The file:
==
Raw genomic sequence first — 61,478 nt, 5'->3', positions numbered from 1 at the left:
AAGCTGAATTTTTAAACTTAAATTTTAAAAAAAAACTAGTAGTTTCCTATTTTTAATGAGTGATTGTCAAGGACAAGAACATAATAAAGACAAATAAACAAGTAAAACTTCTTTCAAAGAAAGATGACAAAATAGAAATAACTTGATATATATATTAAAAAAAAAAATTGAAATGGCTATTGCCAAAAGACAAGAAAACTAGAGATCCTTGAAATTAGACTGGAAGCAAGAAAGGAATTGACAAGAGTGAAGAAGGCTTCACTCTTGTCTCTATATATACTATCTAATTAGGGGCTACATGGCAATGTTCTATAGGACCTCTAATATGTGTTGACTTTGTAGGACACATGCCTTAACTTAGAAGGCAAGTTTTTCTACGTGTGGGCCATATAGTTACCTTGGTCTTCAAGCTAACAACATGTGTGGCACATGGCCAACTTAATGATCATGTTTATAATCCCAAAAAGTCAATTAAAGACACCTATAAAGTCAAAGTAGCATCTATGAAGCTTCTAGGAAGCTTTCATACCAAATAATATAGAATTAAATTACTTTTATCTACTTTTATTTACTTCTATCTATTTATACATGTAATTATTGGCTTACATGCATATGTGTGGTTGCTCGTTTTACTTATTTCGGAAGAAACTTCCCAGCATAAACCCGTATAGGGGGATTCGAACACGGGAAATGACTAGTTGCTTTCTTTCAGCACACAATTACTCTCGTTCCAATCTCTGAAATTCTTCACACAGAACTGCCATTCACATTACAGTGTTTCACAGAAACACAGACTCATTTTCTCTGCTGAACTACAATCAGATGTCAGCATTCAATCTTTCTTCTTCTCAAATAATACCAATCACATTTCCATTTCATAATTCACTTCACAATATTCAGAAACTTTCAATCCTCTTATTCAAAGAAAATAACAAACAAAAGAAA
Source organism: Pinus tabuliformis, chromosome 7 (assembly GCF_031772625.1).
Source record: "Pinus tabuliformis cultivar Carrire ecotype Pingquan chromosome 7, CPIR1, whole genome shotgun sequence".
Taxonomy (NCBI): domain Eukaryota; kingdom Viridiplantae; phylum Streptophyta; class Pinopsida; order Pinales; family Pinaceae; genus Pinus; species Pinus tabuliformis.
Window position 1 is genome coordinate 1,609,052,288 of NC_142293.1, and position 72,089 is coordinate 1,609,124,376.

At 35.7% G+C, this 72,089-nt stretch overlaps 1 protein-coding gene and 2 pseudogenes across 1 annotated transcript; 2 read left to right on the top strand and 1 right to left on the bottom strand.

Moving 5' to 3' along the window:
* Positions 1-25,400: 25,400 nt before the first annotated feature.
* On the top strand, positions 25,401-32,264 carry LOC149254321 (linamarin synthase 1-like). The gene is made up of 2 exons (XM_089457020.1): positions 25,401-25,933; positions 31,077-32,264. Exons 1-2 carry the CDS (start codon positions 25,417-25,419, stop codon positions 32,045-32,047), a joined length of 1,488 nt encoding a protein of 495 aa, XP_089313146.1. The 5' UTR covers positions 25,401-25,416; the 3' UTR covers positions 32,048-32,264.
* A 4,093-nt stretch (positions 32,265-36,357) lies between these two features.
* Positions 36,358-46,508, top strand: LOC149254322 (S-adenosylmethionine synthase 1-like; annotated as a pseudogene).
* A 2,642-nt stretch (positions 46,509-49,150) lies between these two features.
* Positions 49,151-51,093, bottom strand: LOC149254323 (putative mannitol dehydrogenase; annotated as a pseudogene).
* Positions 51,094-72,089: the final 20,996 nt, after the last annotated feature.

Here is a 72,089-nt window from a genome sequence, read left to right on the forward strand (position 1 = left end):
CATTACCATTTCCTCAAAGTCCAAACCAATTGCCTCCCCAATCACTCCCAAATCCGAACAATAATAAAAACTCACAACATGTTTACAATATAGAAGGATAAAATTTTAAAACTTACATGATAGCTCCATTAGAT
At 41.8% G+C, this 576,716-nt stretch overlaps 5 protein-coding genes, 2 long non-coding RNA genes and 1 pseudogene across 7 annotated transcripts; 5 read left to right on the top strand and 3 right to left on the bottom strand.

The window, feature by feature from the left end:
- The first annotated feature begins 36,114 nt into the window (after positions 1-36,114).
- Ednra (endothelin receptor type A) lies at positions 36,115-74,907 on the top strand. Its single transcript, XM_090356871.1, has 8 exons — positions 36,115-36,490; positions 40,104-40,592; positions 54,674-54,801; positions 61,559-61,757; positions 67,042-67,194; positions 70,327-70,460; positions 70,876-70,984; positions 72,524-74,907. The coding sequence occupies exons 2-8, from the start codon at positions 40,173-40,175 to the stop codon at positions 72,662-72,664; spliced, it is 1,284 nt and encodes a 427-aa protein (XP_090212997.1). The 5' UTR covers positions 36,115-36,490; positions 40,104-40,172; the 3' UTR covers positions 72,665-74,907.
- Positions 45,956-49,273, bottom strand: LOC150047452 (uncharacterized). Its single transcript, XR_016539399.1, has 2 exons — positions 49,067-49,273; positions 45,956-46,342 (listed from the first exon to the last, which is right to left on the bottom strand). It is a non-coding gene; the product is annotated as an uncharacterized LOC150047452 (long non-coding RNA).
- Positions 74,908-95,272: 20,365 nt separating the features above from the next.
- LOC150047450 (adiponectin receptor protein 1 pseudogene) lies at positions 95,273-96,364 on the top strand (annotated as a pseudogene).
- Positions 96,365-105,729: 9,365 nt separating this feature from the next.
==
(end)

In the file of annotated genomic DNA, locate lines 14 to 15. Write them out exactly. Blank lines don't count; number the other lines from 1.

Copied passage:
* Positions 49,151-51,093, bottom strand: LOC149254323 (putative mannitol dehydrogenase; annotated as a pseudogene).
* Positions 51,094-72,089: the final 20,996 nt, after the last annotated feature.